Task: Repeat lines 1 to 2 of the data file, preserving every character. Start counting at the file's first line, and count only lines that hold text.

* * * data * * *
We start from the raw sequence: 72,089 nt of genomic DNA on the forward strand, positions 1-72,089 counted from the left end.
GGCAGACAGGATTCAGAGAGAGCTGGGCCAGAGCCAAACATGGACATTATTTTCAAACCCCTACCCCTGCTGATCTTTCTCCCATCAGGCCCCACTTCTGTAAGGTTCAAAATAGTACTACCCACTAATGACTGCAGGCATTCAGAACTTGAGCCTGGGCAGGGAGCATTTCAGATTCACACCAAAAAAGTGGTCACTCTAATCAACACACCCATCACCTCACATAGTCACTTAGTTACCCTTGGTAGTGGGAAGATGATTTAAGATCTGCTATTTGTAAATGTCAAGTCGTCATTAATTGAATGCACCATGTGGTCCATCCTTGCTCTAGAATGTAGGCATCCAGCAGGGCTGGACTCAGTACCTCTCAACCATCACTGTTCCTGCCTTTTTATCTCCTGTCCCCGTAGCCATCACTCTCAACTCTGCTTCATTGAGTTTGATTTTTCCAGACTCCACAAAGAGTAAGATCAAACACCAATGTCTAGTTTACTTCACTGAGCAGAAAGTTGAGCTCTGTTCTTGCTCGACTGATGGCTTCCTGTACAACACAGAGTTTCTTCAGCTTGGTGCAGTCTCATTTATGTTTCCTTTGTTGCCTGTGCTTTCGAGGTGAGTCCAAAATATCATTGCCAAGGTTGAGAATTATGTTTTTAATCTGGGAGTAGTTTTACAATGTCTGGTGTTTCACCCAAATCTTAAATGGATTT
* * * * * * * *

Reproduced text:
We start from the raw sequence: 72,089 nt of genomic DNA on the forward strand, positions 1-72,089 counted from the left end.
GGCAGACAGGATTCAGAGAGAGCTGGGCCAGAGCCAAACATGGACATTATTTTCAAACCCCTACCCCTGCTGATCTTTCTCCCATCAGGCCCCACTTCTGTAAGGTTCAAAATAGTACTACCCACTAATGACTGCAGGCATTCAGAACTTGAGCCTGGGCAGGGAGCATTTCAGATTCACACCAAAAAAGTGGTCACTCTAATCAACACACCCATCACCTCACATAGTCACTTAGTTACCCTTGGTAGTGGGAAGATGATTTAAGATCTGCTATTTGTAAATGTCAAGTCGTCATTAATTGAATGCACCATGTGGTCCATCCTTGCTCTAGAATGTAGGCATCCAGCAGGGCTGGACTCAGTACCTCTCAACCATCACTGTTCCTGCCTTTTTATCTCCTGTCCCCGTAGCCATCACTCTCAACTCTGCTTCATTGAGTTTGATTTTTCCAGACTCCACAAAGAGTAAGATCAAACACCAATGTCTAGTTTACTTCACTGAGCAGAAAGTTGAGCTCTGTTCTTGCTCGACTGATGGCTTCCTGTACAACACAGAGTTTCTTCAGCTTGGTGCAGTCTCATTTATGTTTCCTTTGTTGCCTGTGCTTTCGAGGTGAGTCCAAAATATCATTGCCAAGGTTGAGAATTATGTTTTTAATCTGGGAGTAGTTTTACAATGTCTGGTGTTTCACCCAAATCTTAAATGGATTT